|Driving actors||Who initiates the process?||Who controls the process?|
|Top-down||Traditional authorities (e.g., local governments)||The initiating authority|
|Bottom-up||Members of the public||The public|
Together, these two variables form a framework in which we can place methods.
21st century town meetings
Temporary autonomous zones
In addition to the type of question and driving actors that form these categories, there are several other variables that it might be useful to consider:
This post summarises some initial ideas based on a small amount of research; more in-depth research will challenge and refine them. Further work could also explore:
Interested in learning more about participatory futures? You could start by checking out Participedia, a repository of participatory projects and methods. Beautiful trouble similarly presents a database of creative activism techniques. Involve’s participation knowledge base has a wealth of information related to participatory methods. And finally, we’ve also made our own research spreadsheet available for you to download and modify as you wish.
Getting a better understanding of participatory futures methods is an important part of the wider project of democratising futures thinking. We’re glad that Nesta is pushing this field forward and are excited to see further work in this area.
We helped the Humanitarian Innovation Fund translate research into actionable next steps for the humanitarian sector.
Research often leads to piles of information that are hard to act on. If you write this information up without synthesising and communicating it effectively, you will end up with an ineffective report. Because of this, we focus intensively on synthesis and communication in all of our work.
We recently did this kind of synthesis work for Elrha’s Humanitarian Innovation Fund (HIF). They support organisations developing innovations in humanitarian assistance and they’ve noticed that it's often difficult to scale these innovations. They wanted to write a report to help the humanitarian sector understand why scaling is difficult and take action to enable it. We helped them translate their experience and research findings into a set of clear and actionable challenges for the humanitarian sector.
Today we’ve launched our ‘Too tough to scale?’ report. Our report identifies the key barriers to scaling #humanitarian #innovations and calls for specific action to create transformative change. Read it! 👉 http://bit.ly/tootoughtoscale @DutchMFA @DFID_UK #tootoughtoscale— The HIF (@The_HIF) October 17, 2018
Using challenges to structure thinking
We structured the report around challenges because they are a good way to stimulate action. Challenges are brief statements of a problem, the reasons for the problem, and how it might be solved. They help the reader quickly understand the situation and provide focus for a community of practitioners.
We based our challenges on research that had identified barriers to scale and recommendations for the sector. This research drew on the HIF’s experience in helping innovators scale their projects and on research carried out by Spring Impact, who are experts in scaling social innovation. We analysed this research and proposed a set of challenges and a structure for the report that we refined with the HIF team.
Five key challenges stood out:
We developed the following structure to describe each challenge:
This structure gives humanitarian actors an understanding of the challenge, provides detail on what’s causing it, and gets them thinking about how they can solve it.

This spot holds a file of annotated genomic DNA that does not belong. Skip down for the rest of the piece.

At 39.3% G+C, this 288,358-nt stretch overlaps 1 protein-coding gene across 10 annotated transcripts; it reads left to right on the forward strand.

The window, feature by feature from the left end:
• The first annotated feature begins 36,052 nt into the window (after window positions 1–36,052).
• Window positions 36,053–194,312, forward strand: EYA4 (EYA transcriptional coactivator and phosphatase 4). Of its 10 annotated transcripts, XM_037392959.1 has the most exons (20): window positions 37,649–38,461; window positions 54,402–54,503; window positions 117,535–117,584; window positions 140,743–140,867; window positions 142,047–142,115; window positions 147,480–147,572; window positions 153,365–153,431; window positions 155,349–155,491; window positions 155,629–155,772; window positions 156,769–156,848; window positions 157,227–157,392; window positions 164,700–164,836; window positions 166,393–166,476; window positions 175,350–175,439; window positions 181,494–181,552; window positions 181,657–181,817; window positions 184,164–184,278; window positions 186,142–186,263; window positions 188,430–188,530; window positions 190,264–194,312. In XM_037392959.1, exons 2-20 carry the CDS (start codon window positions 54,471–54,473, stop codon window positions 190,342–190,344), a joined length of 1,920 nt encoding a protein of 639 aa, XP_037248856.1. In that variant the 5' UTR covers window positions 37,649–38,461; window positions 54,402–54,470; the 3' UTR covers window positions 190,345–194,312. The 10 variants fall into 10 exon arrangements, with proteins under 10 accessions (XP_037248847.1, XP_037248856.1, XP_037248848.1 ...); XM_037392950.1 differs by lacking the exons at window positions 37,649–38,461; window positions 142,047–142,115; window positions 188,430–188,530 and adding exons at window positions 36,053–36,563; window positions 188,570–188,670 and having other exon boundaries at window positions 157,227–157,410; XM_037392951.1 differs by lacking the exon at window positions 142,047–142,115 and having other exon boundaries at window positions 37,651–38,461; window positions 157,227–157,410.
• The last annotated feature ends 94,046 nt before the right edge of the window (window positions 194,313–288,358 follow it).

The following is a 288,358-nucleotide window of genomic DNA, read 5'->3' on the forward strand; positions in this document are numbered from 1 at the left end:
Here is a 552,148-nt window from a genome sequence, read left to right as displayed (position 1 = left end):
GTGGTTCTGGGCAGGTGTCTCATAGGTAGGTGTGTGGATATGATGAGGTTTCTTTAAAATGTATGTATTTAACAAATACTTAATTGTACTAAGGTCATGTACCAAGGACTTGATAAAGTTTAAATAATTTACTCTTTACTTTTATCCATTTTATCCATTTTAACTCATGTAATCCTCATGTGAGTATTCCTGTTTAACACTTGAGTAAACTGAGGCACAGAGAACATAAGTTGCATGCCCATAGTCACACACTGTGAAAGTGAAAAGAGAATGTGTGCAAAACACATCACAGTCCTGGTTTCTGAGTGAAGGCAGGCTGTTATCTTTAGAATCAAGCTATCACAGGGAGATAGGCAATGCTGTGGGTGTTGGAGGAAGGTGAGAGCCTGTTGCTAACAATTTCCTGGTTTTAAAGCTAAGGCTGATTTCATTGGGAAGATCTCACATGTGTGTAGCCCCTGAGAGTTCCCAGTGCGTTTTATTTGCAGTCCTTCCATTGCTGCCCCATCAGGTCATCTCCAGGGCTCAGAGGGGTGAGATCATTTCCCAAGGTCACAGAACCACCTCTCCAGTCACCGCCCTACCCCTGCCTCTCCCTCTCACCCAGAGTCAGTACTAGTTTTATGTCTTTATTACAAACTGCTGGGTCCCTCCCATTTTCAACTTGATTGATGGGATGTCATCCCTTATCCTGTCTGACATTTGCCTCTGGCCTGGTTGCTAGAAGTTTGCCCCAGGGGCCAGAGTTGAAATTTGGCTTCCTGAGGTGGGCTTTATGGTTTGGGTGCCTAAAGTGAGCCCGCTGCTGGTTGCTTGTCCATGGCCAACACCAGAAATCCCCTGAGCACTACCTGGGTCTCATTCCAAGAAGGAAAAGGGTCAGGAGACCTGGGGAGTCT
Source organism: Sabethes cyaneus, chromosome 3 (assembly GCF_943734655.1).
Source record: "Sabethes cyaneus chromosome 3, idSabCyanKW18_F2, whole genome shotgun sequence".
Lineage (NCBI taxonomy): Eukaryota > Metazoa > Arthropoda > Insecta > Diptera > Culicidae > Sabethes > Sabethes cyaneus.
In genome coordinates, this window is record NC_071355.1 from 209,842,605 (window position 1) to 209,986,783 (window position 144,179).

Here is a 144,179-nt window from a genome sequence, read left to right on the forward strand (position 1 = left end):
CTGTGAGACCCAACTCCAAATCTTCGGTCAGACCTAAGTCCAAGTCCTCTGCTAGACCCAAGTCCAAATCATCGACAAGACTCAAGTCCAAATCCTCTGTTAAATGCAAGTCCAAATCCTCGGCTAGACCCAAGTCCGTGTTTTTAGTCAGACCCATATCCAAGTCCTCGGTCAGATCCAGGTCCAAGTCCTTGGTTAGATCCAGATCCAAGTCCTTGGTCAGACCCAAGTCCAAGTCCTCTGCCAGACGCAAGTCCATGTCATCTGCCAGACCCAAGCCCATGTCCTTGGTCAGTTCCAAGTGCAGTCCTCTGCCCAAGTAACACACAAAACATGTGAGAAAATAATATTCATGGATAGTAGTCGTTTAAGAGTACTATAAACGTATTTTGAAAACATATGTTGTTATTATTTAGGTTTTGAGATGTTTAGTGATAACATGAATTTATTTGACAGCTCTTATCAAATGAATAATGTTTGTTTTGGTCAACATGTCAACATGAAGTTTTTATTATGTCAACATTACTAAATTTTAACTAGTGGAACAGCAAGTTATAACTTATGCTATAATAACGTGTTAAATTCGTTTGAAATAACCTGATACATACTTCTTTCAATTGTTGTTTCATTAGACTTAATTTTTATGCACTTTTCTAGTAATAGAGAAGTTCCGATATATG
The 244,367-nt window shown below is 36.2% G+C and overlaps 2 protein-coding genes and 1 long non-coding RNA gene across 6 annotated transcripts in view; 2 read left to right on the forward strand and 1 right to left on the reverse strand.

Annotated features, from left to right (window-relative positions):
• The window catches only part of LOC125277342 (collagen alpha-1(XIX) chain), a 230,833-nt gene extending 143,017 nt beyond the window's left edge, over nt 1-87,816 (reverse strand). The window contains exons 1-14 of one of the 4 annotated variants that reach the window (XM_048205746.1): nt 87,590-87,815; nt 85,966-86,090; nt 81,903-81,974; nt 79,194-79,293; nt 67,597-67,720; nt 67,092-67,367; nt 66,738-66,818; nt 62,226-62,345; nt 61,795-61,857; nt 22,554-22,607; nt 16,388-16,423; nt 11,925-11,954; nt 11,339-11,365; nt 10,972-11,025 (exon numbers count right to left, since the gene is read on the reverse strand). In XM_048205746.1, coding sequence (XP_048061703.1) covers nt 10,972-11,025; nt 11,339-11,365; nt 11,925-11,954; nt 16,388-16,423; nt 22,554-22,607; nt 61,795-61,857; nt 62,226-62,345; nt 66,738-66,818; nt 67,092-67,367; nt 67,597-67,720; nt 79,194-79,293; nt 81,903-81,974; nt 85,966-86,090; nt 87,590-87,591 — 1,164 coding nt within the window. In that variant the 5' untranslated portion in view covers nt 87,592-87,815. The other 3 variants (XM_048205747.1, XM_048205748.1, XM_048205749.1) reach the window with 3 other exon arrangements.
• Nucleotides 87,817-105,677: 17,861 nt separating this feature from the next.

Opening up conversations
It might seem trivial, but something as simple as how research or insights are framed can shape the kind of conversations they enable. Identifying limitations and barriers is important, but advancing informed proposals on what needs to happen to address them can generate much more meaningful conversations.
This report represented an opportunity for the HIF to reflect on their work and consolidate their position as a leader in humanitarian innovation. By articulating concrete challenges and next steps for the sector, they now have a valuable tool they can use to work with stakeholders to unlock the systemic change needed to help innovations to scale.
To learn more about Too tough to scale? Challenges to scaling innovation in the humanitarian sector read the full report here.
In March, we spoke at SXSW 2018 about the kind of support and initiatives that could make it easier for scientists to build successful science-based startups outside of industry and academia. We brought together a panel that talked about the role of an engaged community, shared lab spaces and facilities, venture programmes, and funding.
🎙️ Listen to the audio recording of our SXSW panel here or carry on reading for the key points & updates since.
Becoming an entrepreneur and starting your own digital company is now a common and accessible career option. That’s because, over the past decade, a lot of time and resources have gone into creating programmes, spaces, events and funding opportunities for people to come up with ideas, explore and grow them. The same is now happening for science-based startups.
We have been seeing this in the UK with the emergence of deep-tech focused accelerators and incubators, shared lab space and equipment, events and networking opportunities for scientists looking to start their own businesses, and funders turning to science innovation to increase their impact (and return). But most of these are nascent and often isolated from one another. We wanted to start a conversation to raise awareness of these different initiatives and to start thinking about them as part of a broader system — a system aimed to incentivise and empower scientists to build their own science ventures. Speaking at SXSW offered the perfect opportunity to do so.
South by Southwest (SXSW) is an exciting 10-day conference known for its fantastic diversity of cultural, political and technological events. This year, we added science to the mix. Our panel featured: